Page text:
California Taxpayer Right to Know Act (2010)

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The Taxpayer Right to Know Act or SB 501 was proposed by Sen. Lou Correa-D, which seeks to improve public access to information about salaries and benefits by state government employees.[1] The bill was proposed after it was revealed that the Bell City Manager was making over $1.5 million a year in compensation.[2]

The legislation states that each employee would be require to file a compensation disclosure form, which would then be posted on the government entity's local website.[1] Areas of compensation would include: salaries and stipends, reimbursements for expenses, the employers’ costs of providing benefits and any other perks.[1]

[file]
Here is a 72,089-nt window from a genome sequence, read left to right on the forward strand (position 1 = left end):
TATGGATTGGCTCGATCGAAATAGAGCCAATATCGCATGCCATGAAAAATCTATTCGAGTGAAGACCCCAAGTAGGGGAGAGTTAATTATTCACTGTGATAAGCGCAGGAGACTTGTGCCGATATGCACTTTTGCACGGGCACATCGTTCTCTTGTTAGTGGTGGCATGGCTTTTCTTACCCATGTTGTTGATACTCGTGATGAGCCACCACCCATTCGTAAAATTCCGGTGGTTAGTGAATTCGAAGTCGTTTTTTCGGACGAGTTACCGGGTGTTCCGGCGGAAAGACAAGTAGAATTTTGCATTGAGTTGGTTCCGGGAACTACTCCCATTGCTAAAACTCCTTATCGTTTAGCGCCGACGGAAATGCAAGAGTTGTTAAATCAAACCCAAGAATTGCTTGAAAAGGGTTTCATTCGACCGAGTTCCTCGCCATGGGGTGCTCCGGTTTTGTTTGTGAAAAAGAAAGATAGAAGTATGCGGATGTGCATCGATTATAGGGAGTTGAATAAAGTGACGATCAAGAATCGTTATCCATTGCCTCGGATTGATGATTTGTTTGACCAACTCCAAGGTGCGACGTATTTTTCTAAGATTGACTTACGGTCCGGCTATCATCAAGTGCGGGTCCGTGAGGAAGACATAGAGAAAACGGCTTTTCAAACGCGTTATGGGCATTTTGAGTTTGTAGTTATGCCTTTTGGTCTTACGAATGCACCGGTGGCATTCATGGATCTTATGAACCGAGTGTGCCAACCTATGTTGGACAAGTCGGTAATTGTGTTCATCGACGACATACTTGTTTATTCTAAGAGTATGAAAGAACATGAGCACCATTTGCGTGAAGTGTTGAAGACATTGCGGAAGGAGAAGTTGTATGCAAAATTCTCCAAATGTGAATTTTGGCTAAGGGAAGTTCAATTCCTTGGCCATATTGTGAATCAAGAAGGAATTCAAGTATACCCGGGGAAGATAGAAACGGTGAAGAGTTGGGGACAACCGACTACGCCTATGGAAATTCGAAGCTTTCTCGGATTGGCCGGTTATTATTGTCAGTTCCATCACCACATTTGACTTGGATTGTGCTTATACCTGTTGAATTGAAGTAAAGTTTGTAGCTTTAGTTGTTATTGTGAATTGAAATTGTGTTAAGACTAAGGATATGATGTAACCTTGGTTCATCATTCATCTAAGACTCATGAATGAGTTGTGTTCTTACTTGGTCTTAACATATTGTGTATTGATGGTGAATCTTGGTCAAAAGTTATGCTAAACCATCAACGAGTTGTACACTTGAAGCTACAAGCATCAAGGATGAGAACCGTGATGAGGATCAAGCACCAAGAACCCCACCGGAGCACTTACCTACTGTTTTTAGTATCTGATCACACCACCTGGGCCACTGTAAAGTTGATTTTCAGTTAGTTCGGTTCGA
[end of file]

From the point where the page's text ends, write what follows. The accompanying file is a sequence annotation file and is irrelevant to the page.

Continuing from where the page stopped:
The Legislature finds and declares that the fiscal integrity and stability of local governmental agencies in this state, including charter cities, has a direct impact on the long-term well-being of all the residents in this state. The likelihood of businesses locating to or staying in the state is affected by the perception of a functioning, transparent and practical governmental structure in the local governmental bodies in California. Therefore, the Legislature finds and declares that to ensure the statewide integrity of local government, the disclosure and compensation paid to officers and designated employees is an issue of statewide concern and not a municipal affair …

External links

References

  1. 1.0 1.1 1.2 Cal Watch, Correa introduces pay disclosure act, Aug. 12, 2010
  2. OC Register, Lou Correa, Brandman and the ‘Taxpayer Right to Know Act’, Aug. 5, 2010